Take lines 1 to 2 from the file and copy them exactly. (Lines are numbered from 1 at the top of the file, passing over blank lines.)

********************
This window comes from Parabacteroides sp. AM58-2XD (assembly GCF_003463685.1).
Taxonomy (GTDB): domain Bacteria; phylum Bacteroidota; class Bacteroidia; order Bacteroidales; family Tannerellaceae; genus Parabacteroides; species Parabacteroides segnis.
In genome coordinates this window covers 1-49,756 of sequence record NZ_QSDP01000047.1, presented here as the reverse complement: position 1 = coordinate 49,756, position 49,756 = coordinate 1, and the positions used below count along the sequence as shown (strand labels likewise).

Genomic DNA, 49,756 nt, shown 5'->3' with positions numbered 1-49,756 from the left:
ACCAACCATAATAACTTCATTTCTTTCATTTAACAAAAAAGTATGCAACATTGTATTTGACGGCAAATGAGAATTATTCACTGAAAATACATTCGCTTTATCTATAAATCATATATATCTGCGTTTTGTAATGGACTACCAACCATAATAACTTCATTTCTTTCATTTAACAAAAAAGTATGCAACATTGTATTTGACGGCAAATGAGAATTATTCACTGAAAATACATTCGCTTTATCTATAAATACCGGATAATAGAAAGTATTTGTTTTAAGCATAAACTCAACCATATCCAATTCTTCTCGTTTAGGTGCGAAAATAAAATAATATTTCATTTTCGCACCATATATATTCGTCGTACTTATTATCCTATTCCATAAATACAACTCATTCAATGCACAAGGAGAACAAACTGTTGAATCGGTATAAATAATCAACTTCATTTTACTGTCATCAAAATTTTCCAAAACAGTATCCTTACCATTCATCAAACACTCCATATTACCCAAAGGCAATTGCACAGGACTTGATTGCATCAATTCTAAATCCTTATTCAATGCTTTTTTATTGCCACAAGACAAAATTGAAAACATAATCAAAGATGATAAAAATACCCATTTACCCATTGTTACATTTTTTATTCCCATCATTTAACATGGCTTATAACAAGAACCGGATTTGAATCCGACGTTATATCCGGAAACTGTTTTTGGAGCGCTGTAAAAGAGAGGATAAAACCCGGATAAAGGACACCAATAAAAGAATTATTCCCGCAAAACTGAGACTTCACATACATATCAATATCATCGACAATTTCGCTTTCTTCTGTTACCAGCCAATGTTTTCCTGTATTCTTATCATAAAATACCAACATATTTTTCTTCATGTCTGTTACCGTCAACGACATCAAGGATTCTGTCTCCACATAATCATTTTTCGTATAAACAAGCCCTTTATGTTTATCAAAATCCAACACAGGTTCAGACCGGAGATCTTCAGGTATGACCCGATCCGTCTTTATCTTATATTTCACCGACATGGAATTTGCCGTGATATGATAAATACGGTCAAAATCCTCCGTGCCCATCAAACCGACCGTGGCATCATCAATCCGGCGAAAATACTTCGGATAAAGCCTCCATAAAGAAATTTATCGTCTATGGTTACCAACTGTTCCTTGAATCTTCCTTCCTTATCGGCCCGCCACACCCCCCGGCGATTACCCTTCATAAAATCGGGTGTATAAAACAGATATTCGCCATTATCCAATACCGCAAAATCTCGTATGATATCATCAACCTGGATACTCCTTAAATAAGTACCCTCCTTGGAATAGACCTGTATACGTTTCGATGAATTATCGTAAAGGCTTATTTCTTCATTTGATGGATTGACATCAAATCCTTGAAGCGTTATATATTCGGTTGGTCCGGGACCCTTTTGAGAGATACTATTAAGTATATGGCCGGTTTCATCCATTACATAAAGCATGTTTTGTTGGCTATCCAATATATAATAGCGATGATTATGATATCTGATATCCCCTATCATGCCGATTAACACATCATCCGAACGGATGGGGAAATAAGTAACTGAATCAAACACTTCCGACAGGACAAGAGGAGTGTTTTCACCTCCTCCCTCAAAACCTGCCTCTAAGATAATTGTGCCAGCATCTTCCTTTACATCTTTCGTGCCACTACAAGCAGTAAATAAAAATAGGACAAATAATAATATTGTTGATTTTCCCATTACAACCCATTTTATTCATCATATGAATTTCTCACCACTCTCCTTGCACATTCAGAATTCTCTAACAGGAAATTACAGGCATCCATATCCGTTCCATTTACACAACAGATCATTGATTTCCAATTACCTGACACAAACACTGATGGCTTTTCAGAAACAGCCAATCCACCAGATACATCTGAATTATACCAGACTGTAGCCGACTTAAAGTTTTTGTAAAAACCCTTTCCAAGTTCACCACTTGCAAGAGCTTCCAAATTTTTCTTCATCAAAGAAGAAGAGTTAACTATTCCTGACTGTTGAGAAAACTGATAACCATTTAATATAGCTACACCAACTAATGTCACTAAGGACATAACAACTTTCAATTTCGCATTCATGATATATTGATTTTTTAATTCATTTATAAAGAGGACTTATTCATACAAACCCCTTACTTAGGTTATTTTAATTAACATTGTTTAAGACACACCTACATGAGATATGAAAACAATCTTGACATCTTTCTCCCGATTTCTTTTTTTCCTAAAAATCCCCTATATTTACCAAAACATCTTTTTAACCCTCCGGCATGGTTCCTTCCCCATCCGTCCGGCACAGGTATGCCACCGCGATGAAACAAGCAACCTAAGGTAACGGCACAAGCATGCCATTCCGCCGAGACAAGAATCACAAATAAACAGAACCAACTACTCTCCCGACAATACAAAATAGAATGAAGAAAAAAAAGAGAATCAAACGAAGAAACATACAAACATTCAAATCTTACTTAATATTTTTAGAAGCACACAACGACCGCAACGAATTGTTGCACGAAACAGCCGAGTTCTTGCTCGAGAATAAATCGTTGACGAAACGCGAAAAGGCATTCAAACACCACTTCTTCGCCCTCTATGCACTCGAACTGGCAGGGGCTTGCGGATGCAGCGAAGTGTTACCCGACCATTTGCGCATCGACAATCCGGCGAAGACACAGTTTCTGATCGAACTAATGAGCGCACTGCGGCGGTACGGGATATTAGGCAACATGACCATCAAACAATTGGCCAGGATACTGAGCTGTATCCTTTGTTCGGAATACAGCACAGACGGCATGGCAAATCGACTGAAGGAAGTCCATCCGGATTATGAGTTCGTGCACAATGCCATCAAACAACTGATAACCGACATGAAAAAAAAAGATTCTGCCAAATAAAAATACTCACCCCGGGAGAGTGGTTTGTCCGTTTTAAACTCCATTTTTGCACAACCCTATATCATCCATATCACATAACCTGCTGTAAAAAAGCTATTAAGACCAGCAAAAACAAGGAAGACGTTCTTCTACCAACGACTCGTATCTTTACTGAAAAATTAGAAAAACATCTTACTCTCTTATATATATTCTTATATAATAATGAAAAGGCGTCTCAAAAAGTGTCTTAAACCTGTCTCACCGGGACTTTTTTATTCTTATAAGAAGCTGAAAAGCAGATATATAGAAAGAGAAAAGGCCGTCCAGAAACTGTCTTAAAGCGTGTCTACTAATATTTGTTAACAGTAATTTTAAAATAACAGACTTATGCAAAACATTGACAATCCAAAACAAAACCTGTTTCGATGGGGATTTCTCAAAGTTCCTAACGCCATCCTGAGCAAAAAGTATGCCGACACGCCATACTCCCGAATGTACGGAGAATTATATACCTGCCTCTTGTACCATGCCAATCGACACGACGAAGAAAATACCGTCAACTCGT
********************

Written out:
This window comes from Parabacteroides sp. AM58-2XD (assembly GCF_003463685.1).
Taxonomy (GTDB): domain Bacteria; phylum Bacteroidota; class Bacteroidia; order Bacteroidales; family Tannerellaceae; genus Parabacteroides; species Parabacteroides segnis.